“Beauty without cruelty” is the outcry that can be heard from animal right activists around
the world. The FDA does not require companies to perform tests on animals but if the cosmetic
product contains chemicals that can be seen as toxins, testing becomes a necessity. There are
currently thirteen safety tests that are performed on animals. Anti-testing activists deem these
unnecessary and consider them to be cruel. “Fourteen million animals are used currently in the
U.S. to test toxicity and irritancy of cosmetics and household products” (Hannah). Many new
forms of safety tests are being developed by companies to save money along with the lives of
There are three common safety test that are in use and considered to be the most
controversial. Among these are the Draize, LD50, and the skin irritancy test. The Draize test is a
test of how a chemical effects irritation in the eye. This test is performed on rabbits who under
controlled supervision have a chemical force into one of their eyes. The eyelid is then held shut
to prevent the chemical from being flushed out. For the next couple of weeks the rabbits are
tested for blindness and other damages that result. Besides being abusive, the test is imprecise
given the fact that a rabbit eye is unlike the human eye in physical makeup. A rabbit eye lacks
tear ducts to flush out foreign objects unlike humans who can produce tears to protect the eye.
The cornea in a rabbit eye is also much thinner and sensitive than a humans.
The LD50 is short for “lethal dose in 50 percent”. In this test the chemical being tested if
force fed to rats or mice in small amounts until the dosage is in excess. This is continued until at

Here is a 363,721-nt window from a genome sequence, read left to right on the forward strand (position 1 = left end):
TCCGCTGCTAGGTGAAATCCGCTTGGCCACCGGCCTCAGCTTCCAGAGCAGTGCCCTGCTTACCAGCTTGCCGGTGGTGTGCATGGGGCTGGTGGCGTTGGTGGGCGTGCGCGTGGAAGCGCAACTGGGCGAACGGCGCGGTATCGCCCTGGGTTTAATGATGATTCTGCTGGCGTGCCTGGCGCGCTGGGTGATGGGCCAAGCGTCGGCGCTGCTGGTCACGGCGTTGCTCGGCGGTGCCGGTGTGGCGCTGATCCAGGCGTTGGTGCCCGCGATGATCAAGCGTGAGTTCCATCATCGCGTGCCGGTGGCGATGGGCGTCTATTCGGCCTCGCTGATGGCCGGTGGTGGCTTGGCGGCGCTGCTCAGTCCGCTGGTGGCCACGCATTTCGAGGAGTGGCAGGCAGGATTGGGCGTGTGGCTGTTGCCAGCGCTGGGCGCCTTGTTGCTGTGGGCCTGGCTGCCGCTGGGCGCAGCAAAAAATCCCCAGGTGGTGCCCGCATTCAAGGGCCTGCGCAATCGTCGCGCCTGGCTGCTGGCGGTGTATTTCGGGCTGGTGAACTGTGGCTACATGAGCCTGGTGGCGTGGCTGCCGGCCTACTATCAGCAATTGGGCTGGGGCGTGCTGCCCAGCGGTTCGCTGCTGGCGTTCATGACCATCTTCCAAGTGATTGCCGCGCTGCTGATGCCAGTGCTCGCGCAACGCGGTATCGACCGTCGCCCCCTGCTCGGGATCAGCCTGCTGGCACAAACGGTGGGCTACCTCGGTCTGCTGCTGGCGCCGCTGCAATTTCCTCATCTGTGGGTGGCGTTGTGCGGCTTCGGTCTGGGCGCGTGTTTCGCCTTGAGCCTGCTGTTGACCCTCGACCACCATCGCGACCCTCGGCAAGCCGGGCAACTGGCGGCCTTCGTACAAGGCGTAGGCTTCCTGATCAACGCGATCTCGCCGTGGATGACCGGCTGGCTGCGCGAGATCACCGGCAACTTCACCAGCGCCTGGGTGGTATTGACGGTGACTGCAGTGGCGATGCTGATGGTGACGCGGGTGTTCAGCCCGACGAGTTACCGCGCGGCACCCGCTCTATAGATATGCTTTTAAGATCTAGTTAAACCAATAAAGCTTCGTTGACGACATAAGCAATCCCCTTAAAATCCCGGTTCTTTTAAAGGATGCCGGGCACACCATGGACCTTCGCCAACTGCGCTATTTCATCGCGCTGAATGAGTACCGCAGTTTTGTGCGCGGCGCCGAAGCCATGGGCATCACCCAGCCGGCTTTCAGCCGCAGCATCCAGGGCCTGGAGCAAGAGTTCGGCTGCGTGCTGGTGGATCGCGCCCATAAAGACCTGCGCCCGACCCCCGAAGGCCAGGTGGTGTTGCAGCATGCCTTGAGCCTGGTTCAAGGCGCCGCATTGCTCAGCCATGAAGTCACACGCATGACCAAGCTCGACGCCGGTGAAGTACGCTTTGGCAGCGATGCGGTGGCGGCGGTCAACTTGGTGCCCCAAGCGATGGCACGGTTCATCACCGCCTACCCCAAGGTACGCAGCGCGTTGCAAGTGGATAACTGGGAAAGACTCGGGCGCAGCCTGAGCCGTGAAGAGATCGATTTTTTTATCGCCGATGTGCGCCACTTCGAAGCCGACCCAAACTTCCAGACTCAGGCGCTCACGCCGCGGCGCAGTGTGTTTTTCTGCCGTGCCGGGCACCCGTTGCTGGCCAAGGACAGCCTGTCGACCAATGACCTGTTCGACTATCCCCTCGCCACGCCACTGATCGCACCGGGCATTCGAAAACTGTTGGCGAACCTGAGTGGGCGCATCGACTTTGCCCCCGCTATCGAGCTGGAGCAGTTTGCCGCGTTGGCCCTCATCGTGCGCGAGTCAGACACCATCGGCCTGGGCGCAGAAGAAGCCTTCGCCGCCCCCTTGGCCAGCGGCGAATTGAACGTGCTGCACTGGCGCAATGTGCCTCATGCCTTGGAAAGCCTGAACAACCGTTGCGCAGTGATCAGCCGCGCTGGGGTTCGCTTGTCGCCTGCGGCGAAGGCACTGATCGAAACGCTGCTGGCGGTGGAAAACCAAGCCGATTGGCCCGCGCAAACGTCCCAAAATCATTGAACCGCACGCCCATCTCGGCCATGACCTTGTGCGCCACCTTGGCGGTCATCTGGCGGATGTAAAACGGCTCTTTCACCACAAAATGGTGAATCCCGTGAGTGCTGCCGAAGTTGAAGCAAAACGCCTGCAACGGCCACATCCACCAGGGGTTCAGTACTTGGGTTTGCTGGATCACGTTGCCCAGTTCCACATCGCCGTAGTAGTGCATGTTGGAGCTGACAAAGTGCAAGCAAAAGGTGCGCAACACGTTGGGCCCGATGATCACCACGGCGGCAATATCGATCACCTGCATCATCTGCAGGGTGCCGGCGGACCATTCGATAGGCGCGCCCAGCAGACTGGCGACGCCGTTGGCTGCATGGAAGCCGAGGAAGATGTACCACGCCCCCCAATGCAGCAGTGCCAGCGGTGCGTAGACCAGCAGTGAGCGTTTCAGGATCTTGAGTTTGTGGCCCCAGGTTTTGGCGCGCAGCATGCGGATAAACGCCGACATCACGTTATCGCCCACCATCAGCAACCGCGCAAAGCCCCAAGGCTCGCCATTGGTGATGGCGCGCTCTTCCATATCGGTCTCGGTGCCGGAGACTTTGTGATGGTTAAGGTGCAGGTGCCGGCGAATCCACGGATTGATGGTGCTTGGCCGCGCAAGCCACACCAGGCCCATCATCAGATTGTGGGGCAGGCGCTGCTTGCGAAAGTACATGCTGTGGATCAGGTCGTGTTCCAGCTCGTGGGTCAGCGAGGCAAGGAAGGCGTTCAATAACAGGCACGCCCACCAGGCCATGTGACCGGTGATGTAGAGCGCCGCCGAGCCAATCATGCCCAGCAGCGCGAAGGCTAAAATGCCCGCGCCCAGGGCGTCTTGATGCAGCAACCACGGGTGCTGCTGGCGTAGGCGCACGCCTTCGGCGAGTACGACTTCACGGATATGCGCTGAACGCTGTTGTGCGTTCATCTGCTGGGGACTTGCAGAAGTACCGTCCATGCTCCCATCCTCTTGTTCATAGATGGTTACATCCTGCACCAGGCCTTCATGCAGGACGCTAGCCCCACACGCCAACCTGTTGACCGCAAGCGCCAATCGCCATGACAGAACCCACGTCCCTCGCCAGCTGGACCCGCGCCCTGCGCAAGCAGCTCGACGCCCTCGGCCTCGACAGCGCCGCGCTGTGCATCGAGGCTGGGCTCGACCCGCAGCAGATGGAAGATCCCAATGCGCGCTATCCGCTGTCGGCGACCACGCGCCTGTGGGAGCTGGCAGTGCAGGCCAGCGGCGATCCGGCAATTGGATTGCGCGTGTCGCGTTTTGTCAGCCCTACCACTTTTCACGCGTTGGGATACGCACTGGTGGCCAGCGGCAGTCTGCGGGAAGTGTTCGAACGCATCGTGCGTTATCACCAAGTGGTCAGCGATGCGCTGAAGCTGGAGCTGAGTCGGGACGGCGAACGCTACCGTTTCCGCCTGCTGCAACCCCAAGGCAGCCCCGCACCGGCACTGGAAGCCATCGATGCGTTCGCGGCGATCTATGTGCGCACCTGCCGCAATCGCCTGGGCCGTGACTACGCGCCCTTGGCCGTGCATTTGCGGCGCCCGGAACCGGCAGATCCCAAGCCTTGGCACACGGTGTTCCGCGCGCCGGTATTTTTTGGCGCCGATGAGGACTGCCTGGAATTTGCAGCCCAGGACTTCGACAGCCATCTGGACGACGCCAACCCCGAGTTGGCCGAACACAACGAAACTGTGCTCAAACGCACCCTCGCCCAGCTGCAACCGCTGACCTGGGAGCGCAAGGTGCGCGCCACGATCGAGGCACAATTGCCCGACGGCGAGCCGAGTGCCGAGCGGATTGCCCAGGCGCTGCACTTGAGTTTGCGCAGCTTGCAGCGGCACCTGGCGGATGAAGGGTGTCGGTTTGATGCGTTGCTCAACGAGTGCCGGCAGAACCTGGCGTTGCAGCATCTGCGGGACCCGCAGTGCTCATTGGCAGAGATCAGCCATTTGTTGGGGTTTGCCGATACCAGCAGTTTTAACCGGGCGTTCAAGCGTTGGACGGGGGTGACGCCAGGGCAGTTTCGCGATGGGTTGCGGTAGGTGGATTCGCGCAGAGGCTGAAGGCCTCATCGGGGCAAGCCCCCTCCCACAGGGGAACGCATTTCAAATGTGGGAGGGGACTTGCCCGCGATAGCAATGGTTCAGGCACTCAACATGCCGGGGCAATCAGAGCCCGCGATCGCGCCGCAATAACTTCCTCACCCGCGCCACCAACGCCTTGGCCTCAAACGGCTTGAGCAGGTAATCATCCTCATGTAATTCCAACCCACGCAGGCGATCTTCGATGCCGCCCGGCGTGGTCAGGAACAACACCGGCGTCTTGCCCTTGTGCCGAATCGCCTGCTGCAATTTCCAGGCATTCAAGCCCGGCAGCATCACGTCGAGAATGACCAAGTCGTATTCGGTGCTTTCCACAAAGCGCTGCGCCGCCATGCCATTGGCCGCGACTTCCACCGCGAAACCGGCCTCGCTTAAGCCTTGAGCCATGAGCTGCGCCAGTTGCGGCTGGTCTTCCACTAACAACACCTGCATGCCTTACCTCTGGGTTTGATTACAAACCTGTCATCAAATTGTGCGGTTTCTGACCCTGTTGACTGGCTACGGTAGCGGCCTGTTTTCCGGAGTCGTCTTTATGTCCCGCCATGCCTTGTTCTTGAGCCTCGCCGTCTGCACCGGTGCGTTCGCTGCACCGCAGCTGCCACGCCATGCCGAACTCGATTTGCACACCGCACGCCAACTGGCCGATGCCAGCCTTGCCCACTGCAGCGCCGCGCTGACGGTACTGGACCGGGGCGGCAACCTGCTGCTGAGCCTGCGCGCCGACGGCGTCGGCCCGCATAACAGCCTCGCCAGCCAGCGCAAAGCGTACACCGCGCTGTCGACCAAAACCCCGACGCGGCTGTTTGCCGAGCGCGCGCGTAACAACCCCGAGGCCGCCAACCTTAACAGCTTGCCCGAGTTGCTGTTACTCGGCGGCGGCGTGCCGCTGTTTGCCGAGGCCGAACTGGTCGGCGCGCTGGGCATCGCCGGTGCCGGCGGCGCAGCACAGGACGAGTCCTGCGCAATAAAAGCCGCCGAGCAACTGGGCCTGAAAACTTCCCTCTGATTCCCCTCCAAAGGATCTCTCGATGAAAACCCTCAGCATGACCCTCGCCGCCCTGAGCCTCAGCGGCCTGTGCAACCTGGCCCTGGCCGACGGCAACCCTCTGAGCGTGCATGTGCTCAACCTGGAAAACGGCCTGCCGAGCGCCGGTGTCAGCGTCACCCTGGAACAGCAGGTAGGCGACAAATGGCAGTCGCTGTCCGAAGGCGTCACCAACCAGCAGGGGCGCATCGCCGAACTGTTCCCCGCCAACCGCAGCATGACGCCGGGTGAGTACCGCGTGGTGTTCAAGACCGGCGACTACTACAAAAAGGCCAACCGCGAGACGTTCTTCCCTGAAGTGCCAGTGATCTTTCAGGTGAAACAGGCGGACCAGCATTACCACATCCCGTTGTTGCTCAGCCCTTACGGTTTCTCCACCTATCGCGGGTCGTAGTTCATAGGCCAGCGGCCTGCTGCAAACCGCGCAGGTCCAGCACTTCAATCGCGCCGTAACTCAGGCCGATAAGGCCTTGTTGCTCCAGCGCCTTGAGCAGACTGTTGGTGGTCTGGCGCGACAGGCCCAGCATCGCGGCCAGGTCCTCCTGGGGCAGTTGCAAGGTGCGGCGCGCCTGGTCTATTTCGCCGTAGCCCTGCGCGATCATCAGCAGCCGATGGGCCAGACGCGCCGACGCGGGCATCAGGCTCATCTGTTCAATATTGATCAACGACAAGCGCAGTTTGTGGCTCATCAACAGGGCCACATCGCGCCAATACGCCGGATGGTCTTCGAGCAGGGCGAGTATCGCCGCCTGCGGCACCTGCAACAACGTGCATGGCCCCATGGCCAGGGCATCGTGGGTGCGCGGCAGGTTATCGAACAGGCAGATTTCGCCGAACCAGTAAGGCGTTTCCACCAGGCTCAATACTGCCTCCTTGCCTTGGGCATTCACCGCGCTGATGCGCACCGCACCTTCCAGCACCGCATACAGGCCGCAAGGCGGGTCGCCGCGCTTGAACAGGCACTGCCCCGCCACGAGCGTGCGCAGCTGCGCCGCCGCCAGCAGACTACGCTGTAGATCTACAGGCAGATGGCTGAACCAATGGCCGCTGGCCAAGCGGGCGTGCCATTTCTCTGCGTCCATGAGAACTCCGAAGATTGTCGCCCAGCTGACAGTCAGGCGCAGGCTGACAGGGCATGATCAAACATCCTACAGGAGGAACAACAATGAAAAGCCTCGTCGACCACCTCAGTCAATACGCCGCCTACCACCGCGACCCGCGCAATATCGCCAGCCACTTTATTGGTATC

least 50% of the test subjects die. Although the test rodent may not die right away, it may
experience seizures and internal damage. This test is considered to be the most cruel of the tests
and can only determine how much of a chemical substance is needed to kill a small animal not a
In the skin irritancy test the chemical is applied directly onto the shaved skin of a animal.
The skin is then monitored for irritation. This test is also inconclusive in the skin makeup of an
animal differs greatly from that of a human. The amount of absorption between the two different
skin types will have an influence on how the chemical will react once it comes in contact with
human skin tissue.
Many companies such as Avon, Revlon, and Estee Lauder have completely stopped the
use of animals in testing their products. Over 250 companies are also following in their footsteps
and seeking new methods to generate the same effect. One company has gone as far as
performing tests on nuns who have sympathized with those against animal testing. “None of the
nuns died.” “For the first time in their lives, the nuns wore lipstick.” (Penders2)
Using computer generated models is one example where researchers can predict the how
the skin will respond to the chemicals using cloned human tissue cells. The use of egg membrane
has also replaced the Draize test. The membrane is removed from fresh eggs and then exposed to
a small amount of a chemical. Researchers can then observe the reaction by noticing the
breakdown of blood vessels within the membrane. Although these methods are not considered to
be as good as testing on actual living animals they have greatly reduced the number of animals
being killed in the name of science. They have provided the consumer with a product they can be
assured has not been tested on animals.
On the plus side animal testing has reduced and eliminated the use of dangerous toxins
from cosmetics. The fight to completely end the use of animal testing has not ended for animal
activists. Until definite methods can be developed to accurately test chemicals, many companies
will refuse to abandon their traditional forms of testing.
Animal Testing & environmental protection. Environmental Action, May/Jun90, Vol.21 Issue 6,
Holmes, Hannah Cruelty-free cosmetics. Garbage, Jul/Aug90, Vol.2 Issue 4, p59
Maier, Karyn Cruelty-free beauty. Better Nutrition, Apr99, Vol. 61 Issue 4, p64
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